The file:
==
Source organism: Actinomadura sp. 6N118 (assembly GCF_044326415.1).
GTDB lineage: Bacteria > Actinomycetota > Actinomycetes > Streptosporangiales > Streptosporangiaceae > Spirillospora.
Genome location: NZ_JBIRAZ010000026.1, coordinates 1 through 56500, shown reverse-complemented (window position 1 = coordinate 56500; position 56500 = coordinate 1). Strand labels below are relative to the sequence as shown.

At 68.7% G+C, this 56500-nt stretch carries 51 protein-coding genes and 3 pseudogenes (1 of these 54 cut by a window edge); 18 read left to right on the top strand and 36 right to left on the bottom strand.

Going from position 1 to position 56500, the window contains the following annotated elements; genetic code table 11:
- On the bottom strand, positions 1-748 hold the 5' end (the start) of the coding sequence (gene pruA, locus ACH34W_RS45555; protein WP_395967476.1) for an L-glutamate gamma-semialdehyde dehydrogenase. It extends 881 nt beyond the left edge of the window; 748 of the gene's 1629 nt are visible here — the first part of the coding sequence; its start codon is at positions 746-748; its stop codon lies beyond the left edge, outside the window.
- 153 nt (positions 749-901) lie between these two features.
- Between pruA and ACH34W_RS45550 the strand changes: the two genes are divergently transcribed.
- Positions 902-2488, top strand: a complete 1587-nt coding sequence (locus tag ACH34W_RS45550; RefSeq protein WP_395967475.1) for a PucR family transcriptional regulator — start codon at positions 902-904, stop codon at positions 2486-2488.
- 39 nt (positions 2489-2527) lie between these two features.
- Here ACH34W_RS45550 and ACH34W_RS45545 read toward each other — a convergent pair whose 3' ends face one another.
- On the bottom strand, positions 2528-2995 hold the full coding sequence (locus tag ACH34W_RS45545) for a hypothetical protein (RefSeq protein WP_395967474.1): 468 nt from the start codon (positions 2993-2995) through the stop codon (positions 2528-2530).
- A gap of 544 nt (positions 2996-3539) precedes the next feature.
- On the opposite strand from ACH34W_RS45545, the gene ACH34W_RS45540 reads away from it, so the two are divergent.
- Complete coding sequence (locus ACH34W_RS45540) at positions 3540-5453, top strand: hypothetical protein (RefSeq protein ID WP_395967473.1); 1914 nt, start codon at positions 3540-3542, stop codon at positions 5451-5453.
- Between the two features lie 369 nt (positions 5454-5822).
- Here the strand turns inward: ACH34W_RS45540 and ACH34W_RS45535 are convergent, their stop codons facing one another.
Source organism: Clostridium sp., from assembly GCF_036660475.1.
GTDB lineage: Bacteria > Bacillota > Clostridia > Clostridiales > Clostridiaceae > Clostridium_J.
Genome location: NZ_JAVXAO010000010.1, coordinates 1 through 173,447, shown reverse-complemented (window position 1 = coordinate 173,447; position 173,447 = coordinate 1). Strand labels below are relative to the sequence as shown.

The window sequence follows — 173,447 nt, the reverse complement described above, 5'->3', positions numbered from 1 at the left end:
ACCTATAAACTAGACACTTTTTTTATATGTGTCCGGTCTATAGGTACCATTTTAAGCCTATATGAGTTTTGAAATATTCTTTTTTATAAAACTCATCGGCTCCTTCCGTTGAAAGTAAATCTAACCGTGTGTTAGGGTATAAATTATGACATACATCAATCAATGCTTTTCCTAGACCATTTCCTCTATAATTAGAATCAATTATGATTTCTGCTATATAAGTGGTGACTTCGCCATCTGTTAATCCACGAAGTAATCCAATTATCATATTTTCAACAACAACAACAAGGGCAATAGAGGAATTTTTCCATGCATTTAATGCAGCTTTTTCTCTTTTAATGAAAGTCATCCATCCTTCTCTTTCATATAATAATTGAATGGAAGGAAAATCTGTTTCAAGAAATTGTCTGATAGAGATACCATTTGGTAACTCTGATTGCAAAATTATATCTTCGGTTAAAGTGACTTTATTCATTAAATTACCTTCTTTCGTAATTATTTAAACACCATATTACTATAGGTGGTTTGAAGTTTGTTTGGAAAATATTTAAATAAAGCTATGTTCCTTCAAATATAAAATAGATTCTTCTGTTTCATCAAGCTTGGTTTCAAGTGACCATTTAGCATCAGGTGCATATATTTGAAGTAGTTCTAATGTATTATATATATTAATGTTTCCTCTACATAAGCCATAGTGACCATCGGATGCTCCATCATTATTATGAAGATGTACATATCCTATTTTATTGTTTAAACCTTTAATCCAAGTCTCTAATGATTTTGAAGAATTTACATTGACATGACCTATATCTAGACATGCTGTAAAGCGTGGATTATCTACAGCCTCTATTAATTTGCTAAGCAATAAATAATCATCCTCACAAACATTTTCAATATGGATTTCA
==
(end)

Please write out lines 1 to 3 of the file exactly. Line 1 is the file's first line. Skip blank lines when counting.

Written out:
Source organism: Actinomadura sp. 6N118 (assembly GCF_044326415.1).
GTDB lineage: Bacteria > Actinomycetota > Actinomycetes > Streptosporangiales > Streptosporangiaceae > Spirillospora.
Genome location: NZ_JBIRAZ010000026.1, coordinates 1 through 56500, shown reverse-complemented (window position 1 = coordinate 56500; position 56500 = coordinate 1). Strand labels below are relative to the sequence as shown.